Plaintiff, Sandye Lee Hayman, brought this action against defendant, Ramada Inn, Inc., to recover damages for personal injuries sustained on 10 April 1983 when she was allegedly assaulted on the premises of the Ramada Inn on Akron Drive in Winston-Salem, North Carolina. Her Complaint, filed 2 April 1986, charged that defendant was negligent in failing to provide adequate security for its patrons and failing to inform her of the crime rate in the motel’s vicinity and on its grounds.
Defendant answered, denying the material allegations of the Complaint. Subsequently, defendant filed a motion for summary judgment, which the trial court granted after considering the pleadings, affidavits, and arguments of counsel. Plaintiff appeals. We affirm.
This appeal primarily involves the vicarious liability of a franchisor for the negligent acts or omissions of its franchisee, and includes questions specifically relating to actual control by the franchisor, apparent agency, and equitable estoppel. A second issue on appeal concerns whether the franchisee was properly made a party to this action.
At the time she was assaulted, plaintiff was a flight attendant trainee for Piedmont Airlines. She and her classmates were housed at the Akron Drive Ramada Inn during their training period pursuant to a long-standing arrangement between the airline and the motel. The facility was chosen by Piedmont for housing airline personnel because of its proximity to the airport and the special room rates offered by the motel to Piedmont.
At the hearing on its motion for summary judgment, defendant sought to establish that plaintiff had sued the wrong party. In support of the motion, defendant presented affidavits of Dean Davis, Director of Operations for Turnpike Properties, Inc. (Turnpike), and John G. Drumm, Secretary of Ramada Inn, Inc. These affidavits stated, in part, that the Akron Drive Ramada Inn was owned by Turnpike, not by the defendant; that the facility was operated by Turnpike under the name Ramada Inn pursuant to a license agreement with the defendant; that pursuant to the terms of that agreement, Turnpike was solely responsible for providing *276and maintaining security on the premises; and that defendant had no control over, or authority to direct, the provision of security or other aspects of the facility’s daily operation. The affidavits were accompanied by a copy of the license agreement.
In opposition to defendant’s motion, plaintiff filed an affidavit describing the circumstances of her assault. She further asserted, in part, that the motel was identified on signs and advertisements as “Ramada Inn,” and that during the several weeks she stayed there, she never saw any sign or other indication about the premises, or was otherwise made aware, that anyone other than Ramada Inn, Inc. owned, operated or bore responsibility for the facility.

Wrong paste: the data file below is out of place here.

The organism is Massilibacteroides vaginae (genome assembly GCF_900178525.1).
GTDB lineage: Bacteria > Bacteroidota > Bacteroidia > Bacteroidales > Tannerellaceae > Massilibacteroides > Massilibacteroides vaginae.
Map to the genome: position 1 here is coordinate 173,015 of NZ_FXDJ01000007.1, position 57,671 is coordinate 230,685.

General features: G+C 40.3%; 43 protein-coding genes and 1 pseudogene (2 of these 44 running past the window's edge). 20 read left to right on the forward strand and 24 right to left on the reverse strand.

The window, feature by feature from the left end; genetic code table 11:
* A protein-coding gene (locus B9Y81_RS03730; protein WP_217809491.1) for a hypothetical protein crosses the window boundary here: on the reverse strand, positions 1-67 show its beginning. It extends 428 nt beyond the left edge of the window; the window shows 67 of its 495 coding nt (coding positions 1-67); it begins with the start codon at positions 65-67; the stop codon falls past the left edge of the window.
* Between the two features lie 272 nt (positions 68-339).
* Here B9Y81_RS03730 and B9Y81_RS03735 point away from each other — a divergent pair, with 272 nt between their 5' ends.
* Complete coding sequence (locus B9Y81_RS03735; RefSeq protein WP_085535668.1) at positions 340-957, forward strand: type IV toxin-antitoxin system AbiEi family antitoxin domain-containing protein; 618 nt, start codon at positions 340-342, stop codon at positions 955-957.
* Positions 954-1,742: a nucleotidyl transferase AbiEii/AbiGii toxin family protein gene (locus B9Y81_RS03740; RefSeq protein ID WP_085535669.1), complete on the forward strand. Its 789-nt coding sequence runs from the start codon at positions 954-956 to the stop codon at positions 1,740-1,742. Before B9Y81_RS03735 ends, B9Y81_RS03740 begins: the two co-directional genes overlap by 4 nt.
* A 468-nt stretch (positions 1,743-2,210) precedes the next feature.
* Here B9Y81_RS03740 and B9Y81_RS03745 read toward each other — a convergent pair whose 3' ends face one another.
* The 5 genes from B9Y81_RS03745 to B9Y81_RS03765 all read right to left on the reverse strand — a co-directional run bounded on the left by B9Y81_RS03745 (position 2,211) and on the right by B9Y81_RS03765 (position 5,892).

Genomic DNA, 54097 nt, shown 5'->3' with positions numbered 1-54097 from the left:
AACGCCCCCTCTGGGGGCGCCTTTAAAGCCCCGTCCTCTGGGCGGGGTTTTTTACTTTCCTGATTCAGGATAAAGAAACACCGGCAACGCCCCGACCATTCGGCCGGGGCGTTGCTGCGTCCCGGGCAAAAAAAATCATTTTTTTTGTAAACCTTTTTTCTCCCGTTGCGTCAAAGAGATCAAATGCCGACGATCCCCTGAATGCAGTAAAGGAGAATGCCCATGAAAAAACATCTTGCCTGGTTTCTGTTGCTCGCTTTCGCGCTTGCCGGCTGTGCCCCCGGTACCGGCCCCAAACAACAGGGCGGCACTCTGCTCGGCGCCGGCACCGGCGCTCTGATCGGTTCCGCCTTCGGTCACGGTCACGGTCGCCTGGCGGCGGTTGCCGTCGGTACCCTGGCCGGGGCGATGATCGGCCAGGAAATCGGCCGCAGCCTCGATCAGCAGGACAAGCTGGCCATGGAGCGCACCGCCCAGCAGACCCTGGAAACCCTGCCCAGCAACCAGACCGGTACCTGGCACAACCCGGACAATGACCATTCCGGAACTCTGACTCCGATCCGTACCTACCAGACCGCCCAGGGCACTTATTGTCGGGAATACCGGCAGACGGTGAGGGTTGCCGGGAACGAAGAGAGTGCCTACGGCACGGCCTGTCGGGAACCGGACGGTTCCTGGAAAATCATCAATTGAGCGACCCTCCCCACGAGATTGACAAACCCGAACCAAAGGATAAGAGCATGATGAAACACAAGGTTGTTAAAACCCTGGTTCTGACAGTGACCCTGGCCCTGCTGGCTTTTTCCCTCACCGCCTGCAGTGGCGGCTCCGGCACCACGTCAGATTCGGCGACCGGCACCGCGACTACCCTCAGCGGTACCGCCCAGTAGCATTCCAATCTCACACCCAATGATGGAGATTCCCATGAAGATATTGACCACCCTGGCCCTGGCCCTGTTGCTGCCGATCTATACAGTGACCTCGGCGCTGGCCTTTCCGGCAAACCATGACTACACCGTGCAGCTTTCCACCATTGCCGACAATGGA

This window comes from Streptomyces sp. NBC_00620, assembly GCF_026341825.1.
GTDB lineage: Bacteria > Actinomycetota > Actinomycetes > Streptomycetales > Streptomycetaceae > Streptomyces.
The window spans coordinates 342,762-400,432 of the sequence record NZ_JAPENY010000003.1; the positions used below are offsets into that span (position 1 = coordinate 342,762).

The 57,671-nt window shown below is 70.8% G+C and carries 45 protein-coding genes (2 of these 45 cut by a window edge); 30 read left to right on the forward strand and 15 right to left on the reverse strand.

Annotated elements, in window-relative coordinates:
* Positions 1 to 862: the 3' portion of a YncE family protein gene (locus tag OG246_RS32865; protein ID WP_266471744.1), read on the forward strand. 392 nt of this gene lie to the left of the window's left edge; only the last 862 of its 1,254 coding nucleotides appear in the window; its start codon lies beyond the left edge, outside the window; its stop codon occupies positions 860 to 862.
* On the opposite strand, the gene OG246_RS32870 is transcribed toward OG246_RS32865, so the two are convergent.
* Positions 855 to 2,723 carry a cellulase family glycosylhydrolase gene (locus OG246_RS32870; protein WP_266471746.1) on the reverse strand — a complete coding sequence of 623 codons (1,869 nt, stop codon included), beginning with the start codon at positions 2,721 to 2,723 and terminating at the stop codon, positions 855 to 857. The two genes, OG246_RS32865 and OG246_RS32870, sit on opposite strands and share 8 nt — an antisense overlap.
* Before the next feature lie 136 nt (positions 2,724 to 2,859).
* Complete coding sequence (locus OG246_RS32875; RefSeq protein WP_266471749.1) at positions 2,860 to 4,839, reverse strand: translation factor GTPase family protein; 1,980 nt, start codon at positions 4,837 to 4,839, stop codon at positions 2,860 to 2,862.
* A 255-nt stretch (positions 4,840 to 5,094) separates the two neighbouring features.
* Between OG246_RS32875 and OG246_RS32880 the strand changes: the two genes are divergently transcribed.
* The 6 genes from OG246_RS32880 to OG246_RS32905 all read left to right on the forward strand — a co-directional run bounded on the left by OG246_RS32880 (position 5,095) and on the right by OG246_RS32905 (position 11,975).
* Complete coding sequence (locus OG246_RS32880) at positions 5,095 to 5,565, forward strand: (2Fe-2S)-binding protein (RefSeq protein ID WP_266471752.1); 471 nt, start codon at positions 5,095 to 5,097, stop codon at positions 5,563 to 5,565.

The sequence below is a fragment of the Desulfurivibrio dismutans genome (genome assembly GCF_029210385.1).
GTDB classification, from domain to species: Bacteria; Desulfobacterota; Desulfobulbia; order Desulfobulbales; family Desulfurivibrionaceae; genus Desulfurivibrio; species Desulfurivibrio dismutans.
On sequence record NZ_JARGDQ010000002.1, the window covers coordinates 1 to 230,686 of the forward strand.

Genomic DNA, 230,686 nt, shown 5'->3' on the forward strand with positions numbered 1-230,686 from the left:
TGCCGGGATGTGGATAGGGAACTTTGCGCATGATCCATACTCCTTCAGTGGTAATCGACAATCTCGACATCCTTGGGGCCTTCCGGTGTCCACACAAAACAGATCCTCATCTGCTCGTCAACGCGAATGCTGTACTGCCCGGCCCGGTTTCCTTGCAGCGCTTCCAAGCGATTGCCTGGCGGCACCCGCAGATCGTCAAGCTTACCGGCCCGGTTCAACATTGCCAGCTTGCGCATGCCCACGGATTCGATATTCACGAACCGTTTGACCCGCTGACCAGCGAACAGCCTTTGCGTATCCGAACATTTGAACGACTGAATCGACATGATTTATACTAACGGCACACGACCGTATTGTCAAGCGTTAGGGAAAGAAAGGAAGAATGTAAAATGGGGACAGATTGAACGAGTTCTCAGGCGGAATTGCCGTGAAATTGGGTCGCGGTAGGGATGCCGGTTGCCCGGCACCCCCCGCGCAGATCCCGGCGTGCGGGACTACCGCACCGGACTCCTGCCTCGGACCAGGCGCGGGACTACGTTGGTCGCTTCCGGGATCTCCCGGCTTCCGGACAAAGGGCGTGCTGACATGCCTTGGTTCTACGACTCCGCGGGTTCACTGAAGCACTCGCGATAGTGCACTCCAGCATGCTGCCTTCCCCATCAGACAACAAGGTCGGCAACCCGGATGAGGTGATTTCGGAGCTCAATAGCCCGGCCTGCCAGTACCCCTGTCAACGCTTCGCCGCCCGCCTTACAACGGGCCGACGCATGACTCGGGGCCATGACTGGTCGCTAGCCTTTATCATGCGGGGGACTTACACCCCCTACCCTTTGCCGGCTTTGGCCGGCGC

Plaintiff also offered the affidavit of Juanita Robinson, an assistant manager in the Orlando, Florida Reservations Office of Piedmont Airlines, describing an incident in December of 1982 which involved the break-in of a room Ms. Robinson occupied at the same Ramada Inn facility. Ms. Robinson further asserted, in relevant part, that she had never heard of Turnpike Properties, Inc. and that she had never heard any name other than Ramada Inn used in connection with the Akron Drive motel.
Pursuant to Rule 56 of the Rules of Civil Procedure, summary judgment is appropriate whenever the pleadings, affidavits, and other materials on file show that there is no genuine issue as to any material fact and the movant is entitled to judgment as a matter of law. E.g., Hall v. T. L. Kemp Jewelry, Inc., 71 N.C. App. 101, 322 S.E. 2d 7 (1984). Plaintiff contends that the materials before the trial court in this case presented genuine issues of fact concerning equitable estoppel, actual control by defendant, apparent authority, and implicit acceptance of liability, thus precluding summary judgment for defendant.
The essence of plaintiffs position is that defendant should be held vicariously liable for the alleged negligence of its licensee, Turnpike. The Complaint does not allege vicarious liability, nor is it clear from the record whether the issue was raised in the court below. In any event, from our review of the record, and for the reasons discussed hereafter, we conclude that there is no genuine issue of fact, based on any of the theories suggested by plaintiff, *277regarding the liability of defendant as franchisor for the failure of the franchisee to provide safe premises.